Reflective deep work
You might also call this introspective deep work, or self-reflective deep work.
I just finished reading Deep Work and it has me thinking about applying a few of the concepts well beyond my career. “Deep work” is all about making space for the hard intellectual work at the core of most knowledge workers' jobs. But, the concept of making space in your day or week or month for deep thought seems like it should apply well beyond my career. Reflective deep work could even be a unifying theme for a lot of self-help or productivity advice. In some parts of life, I operate on auto-pilot almost all the time. If I’m brushing my teeth, that’s perfect. But, in other situations, it would be better to occasionally stop and think.
- Sitting down with a blank sheet of paper and thinking for an hour about how to improve your relationship with your significant other. Even if the relationship is already great!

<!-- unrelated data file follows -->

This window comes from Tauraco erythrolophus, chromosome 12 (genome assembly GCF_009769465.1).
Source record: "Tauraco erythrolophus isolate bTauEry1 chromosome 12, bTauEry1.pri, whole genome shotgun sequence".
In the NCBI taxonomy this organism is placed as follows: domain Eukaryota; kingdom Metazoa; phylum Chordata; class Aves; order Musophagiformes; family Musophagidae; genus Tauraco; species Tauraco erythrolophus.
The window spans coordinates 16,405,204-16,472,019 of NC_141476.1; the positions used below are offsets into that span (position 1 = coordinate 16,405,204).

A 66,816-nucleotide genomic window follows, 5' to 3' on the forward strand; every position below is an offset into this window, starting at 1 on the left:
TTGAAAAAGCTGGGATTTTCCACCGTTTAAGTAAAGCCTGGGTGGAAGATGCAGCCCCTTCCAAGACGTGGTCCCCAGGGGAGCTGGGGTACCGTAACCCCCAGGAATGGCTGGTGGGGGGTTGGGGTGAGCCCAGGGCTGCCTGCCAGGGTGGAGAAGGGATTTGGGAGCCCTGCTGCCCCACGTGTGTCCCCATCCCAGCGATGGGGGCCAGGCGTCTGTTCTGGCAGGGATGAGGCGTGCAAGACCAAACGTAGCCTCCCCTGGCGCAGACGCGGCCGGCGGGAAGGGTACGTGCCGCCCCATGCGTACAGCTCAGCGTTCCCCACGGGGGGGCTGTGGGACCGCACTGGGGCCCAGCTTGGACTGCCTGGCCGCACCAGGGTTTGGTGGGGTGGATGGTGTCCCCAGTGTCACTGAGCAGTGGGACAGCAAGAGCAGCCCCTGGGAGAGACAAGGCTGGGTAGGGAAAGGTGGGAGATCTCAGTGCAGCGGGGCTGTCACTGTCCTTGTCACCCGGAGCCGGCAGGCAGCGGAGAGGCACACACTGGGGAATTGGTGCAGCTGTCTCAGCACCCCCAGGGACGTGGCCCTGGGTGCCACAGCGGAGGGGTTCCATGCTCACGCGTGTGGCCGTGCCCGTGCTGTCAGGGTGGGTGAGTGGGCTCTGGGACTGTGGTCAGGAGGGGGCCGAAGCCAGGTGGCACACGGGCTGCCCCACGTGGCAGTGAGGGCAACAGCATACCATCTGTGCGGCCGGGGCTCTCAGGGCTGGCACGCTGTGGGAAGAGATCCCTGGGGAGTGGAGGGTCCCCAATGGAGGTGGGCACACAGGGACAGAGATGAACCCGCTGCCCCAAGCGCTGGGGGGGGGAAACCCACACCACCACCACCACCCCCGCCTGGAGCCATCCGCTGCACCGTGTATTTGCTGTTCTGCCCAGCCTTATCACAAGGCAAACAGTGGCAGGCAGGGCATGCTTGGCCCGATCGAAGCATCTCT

- Intentional thought and planning about how to enhance my running training and how to solve my running injuries.
- Puzzling out better dog training techniques when the current approach isn’t working. Or even, the mere realization that the current training approach isn’t working.
You might be thinking this all sounds too much like a weekly review. I don’t disagree! A weekly review is a form of reflective deep work normally focused on meta-level career topics or organization. But, I think it’s useful to occasionally go beyond the core goals and topics you might consider in a weekly review. I’m going to reserve an hour every couple weeks to think hard about something that I wouldn’t normally think about. To avoid missing important subjects, I’ll spend the first few minutes listing some options for what to think about that session: random thoughts, activities, people, but probably not work.